A healthcare system spanning 29 states announced on Monday that cybercriminals operating from China stole information on approximately 4.5 million patients, including names, birth dates, and Social Security numbers.
Community Health Systems, which comprises 206 facilities in the southern and western states, announced the incident in an 8-K filing submitted to the Securities and Exchange Commission (SEC). The data breach likely stems from compromises in April and June of this year, involved sophisticated malware, and is apparently connected to China, the company stated.
"The attacker was able to bypass the Company’s security measures and successfully copy and transfer certain data outside the Company," CHS said in its 8-K filing. "Since first learning of this attack, the Company has worked closely with federal law enforcement authorities in connection with their investigation and possible prosecution of those determined to be responsible for this attack."
On August 7, as Def Con was kicking off far below in the bowels of the Rio Hotel’s convention center in Las Vegas, I was ushered into a suite on the 19th floor to see a man who has one of the most high-profile security gigs in the industry: Joe Sullivan, Facebook’s chief security officer. An acquisition of a security startup company announced that same day and a huge internal investment in security technology development have created a software security giant that has but one paying customer—Facebook itself. Sullivan explained the PrivateCore deal as an investment in Facebook’s future—especially when viewed within the context of the company’s Internet.org effort to bring affordable Internet access (and Facebook) to the still-unwired parts of the planet. “PrivateCore is a perfect fit for the future of Facebook,” Sullivan told Ars.
A VM in a vCage
The technology PrivateCore is developing, vCage, is a virtual “cage” in the telecom industry’s usage of the word. It is software that is intended to continuously assure that the servers it protects have not had their software tampered with or been exploited by malware. It also prevents physical access to the data running on the server, just as a locked cage in a colocation facility would.
The software integrates with OpenStack private cloud infrastructure to continuously monitor virtual machines, encrypt what’s stored in memory, and provide additional layers of security to reduce the probability of an outside attacker gaining access to virtual servers through malware or exploits of their Web servers and operating systems. If the “attestation” system detects a change that would indicate that a server has been exploited, it shuts it down and re-provisions another server elsewhere. Sullivan explained that the technology is seen as key to Facebook’s strategy for Internet.org because it will allow the company to put servers in places outside the highly secure (and expensive) data centers it operates in developed countries.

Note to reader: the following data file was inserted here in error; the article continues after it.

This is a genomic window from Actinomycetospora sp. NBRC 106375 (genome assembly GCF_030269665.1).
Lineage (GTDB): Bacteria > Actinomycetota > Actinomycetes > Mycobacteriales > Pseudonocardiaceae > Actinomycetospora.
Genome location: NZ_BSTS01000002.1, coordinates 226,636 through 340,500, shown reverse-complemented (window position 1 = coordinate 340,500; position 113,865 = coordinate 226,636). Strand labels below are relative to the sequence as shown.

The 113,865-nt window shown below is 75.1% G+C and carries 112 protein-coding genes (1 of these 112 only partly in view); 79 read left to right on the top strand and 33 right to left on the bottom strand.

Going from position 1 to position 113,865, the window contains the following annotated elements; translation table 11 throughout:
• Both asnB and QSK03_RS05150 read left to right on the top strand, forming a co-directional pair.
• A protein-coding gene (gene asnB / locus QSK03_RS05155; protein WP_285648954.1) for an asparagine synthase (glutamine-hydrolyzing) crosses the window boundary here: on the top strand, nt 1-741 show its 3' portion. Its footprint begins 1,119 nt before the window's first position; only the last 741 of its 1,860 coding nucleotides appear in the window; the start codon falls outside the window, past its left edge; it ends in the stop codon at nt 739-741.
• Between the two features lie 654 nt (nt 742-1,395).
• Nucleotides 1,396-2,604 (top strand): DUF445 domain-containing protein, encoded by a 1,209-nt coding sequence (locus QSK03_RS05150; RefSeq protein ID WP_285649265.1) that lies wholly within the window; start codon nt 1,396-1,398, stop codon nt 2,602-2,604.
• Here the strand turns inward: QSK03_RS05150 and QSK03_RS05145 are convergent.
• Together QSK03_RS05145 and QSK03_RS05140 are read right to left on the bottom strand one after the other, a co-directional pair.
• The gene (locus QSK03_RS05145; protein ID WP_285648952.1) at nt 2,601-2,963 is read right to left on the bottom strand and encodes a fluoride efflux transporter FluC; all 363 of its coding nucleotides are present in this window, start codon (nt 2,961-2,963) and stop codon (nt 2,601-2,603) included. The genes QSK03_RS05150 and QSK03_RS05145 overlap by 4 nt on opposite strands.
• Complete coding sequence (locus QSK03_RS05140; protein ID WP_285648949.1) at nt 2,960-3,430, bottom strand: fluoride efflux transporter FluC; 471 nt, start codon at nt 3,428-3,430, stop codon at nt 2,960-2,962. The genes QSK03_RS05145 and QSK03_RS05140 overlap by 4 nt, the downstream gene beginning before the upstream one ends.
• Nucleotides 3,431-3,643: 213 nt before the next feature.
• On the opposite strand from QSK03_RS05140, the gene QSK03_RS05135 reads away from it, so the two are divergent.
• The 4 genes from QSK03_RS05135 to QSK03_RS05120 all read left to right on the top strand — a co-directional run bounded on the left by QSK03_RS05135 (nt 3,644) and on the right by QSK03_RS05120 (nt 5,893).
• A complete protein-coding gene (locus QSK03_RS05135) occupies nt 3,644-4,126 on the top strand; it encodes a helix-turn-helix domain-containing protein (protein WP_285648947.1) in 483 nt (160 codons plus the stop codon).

The news over the past few years has been spattered with cases of Internet anonymity being stripped away, despite (or because) of the use of privacy tools. Tor, the anonymizing “darknet” service, has especially been in the crosshairs—and even some of its most paranoid users have made a significant operational security (OPSEC) faux pas or two. Hector “Sabu” Monsegur, for example, forgot to turn Tor on just once before using IRC, and that was all it took to de-anonymize him. (It also didn’t help that he used a stolen credit card to buy car parts sent to his home address.)
If hard-core hacktivists trip up on OPSEC, how are the rest of us supposed to keep ourselves hidden from prying eyes? At Def Con, Ryan Lackey of CloudFlare and Marc Rogers of Lookout took to the stage (short their collaborator, the security researcher known as “the grugq,” who could not attend due to unspecified travel difficulties) to discuss common OPSEC fails and ways to avoid them. They also discussed their collaboration on a set of tools that promises to make OPSEC easy—or at least easier—for everyone.
Called Personal Onion Router To Assure Liberty (PORTAL), the project is a pre-built software image for an inexpensive pocket-sized “travel router” to automatically protect its owner’s Internet traffic. Portal provides always-on Tor routing, as well as “pluggable” transports for Tor that can hide the service’s traffic signature from some deep packet inspection systems.